• UW and tribal leaders honor newly installed Truman Lowe sculpture

    University of Wisconsin–Madison and Ho-Chunk tribal leaders gathered on campus on Sept. 15 to honor a newly acquired sculpture by Indigenous artist Truman Lowe, a long-time UW–Madison professor. “Effigy, Bird Form”  is meant to evoke the effigy mounds that have since disappeared. The sculpture is located on the eastern edge of Observatory Hill just north of Van Hise Hall. 

  • Where the Land Came From

    A new educational initiative shows how Indigenous territory became UW–Madison.

  • Forging Firsts: The Remarkable Life of Ada Deer

    An educator, civil servant, and proud member of the Menominee Nation, Ada Deer ’57 was a political activist and trailblazer who laid the groundwork for the successes of many American women. Ada was the first Menominee Tribe member to graduate from UW–Madison, and she served as a tireless advocate for Native rights and a just society.

  • Summer field course centers the history, culture and experiences of Native students

    LA 360: Indigenous Field-Based Learning for Land Stewardship is a weeklong summer field course that interweaves Native history and culture with science education. First offered in 2022 at College of Menominee Nation, this course is a unique collaboration involving Wisconsin’s three land-grant institutions: LCOOU, CMN and the University of Wisconsin–Madison. It is coordinated by Earth Partnership Indigenous Arts and Sciences, an initiative in the UW–Madison Department of Planning and Landscape Architecture focused on culturally relevant environmental education.

  • Ho-Chunk Clan Circle dedicated

    Members of the Ho-Chunk and UW–Madison communities gathered on May 4 to dedicate the Ho-Chunk Clan Circle, a series of sculptures representing the 12 clans of the Ho-Chunk Nation. The space outside the Bakke Recreation & Wellbeing Center was created in partnership with Ho-Chunk artist Ken Lewis and other advisors representing the Ho-Chunk Nation. UW–Madison occupies ancestral Ho-Chunk land, a place the Ho-Chunk Nation call Teejop.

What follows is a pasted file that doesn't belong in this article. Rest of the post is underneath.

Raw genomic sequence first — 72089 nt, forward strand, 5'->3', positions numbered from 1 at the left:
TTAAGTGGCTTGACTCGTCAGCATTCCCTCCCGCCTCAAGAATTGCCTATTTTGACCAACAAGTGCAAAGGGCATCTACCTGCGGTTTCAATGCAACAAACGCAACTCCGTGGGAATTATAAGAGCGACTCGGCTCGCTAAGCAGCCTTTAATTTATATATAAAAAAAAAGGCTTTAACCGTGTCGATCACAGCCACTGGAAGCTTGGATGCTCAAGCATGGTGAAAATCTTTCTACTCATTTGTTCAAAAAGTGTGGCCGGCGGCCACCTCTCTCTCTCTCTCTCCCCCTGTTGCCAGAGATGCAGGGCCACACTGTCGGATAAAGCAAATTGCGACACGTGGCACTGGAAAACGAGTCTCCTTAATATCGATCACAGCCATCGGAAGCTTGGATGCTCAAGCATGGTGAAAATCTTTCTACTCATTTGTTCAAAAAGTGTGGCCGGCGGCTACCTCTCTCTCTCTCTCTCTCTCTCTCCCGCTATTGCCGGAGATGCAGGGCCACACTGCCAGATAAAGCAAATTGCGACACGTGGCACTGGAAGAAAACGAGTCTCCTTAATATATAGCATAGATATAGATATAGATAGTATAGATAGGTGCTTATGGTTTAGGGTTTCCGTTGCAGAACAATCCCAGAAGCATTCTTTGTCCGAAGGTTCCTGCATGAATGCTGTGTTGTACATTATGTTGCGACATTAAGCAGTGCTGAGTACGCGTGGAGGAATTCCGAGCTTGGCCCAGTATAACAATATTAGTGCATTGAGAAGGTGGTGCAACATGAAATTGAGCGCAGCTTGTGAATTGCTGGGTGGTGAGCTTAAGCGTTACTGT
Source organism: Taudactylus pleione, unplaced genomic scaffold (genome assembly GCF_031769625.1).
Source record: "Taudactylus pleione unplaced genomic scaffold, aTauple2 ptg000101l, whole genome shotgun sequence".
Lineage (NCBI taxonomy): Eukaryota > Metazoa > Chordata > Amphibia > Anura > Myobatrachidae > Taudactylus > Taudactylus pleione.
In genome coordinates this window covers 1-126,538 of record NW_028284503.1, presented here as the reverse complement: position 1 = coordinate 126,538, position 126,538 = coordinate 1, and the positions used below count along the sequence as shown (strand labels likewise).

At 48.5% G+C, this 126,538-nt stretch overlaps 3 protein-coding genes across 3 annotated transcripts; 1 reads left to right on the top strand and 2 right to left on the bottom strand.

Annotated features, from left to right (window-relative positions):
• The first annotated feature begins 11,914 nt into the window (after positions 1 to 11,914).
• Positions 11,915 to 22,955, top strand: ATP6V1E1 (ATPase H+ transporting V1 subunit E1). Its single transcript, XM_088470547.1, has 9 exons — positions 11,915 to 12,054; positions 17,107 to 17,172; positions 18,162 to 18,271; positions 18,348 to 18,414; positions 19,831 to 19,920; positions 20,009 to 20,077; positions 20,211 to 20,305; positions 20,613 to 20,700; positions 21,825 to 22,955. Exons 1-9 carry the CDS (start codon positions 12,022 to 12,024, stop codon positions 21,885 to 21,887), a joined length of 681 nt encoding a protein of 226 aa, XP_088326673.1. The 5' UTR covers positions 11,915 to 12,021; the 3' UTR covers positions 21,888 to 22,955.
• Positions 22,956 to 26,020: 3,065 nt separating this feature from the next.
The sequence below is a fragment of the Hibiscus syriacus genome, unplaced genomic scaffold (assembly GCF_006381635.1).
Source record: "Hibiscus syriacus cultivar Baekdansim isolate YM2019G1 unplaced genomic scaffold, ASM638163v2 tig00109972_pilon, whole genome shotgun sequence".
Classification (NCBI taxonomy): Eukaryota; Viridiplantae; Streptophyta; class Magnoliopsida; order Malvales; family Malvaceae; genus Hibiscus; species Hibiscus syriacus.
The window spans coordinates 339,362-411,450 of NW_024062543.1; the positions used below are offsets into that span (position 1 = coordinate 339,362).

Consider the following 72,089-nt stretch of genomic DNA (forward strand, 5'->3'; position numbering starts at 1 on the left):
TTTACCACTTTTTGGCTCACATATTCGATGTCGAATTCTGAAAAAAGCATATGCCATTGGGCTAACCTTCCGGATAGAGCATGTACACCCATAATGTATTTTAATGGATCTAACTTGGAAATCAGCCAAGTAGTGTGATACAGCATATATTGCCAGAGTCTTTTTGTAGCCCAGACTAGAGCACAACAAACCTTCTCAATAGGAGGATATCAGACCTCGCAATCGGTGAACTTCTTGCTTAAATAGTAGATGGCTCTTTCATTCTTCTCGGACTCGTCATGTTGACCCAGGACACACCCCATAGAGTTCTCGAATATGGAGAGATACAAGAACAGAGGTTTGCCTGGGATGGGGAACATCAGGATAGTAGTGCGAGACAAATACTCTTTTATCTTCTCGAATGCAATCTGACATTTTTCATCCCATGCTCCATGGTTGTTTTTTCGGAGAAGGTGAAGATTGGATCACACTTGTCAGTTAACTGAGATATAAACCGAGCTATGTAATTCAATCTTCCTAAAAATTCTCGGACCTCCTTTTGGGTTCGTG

• UW-Madison tribal relations director looks to create opportunity for all in Indigenous communities

    As tribal relations director, Vigue is the liaison between UW-Madison and the 12 First Nations of Wisconsin. Vigue started her career at a government relations firm in Washington, D.C., where she connected tribal leaders to …

  • Ho Chunk Nation Flag Raising during Investiture Week

    Wednesday morning during Investiture Week began with a Ho-Chunk flag raising ceremony in front of Bascom Hall. A welcome from Chancellor Mnookin marked the start of the event. Ho-Chunk Nation President Marlon WhiteEagle shared remarks …

  • Twelve Badgers recognized among Wisconsin’s Most Influential Native American Leaders for 2023

    Madison365, a non- profit online news publication, has published annual power lists recognizing Wisconsin leaders from different racial and ethnic groups since 2015.  Twelve current and former UW–Madison students and employees received this recognition in …

  • Wisconsin’s 33 Most Influential Native American Leaders for 2023, Part 1

    Carla Vigue, director of tribal relations at the University of Wisconsin–Madison, was included in Madison 365's fourth annual edition of Wisconsin’s Most Influential Native American leaders.

  • Cecil Garvin, esteemed teacher of Ho-Chunk language, to receive honorary degree from UW–Madison

    The University of Wisconsin–Madison will award an honorary doctorate degree this May to Cecil Garvin, a highly respected Ho-Chunk elder who has devoted much of his professional life to the preservation and promotion of the Ho-Chunk language and culture.

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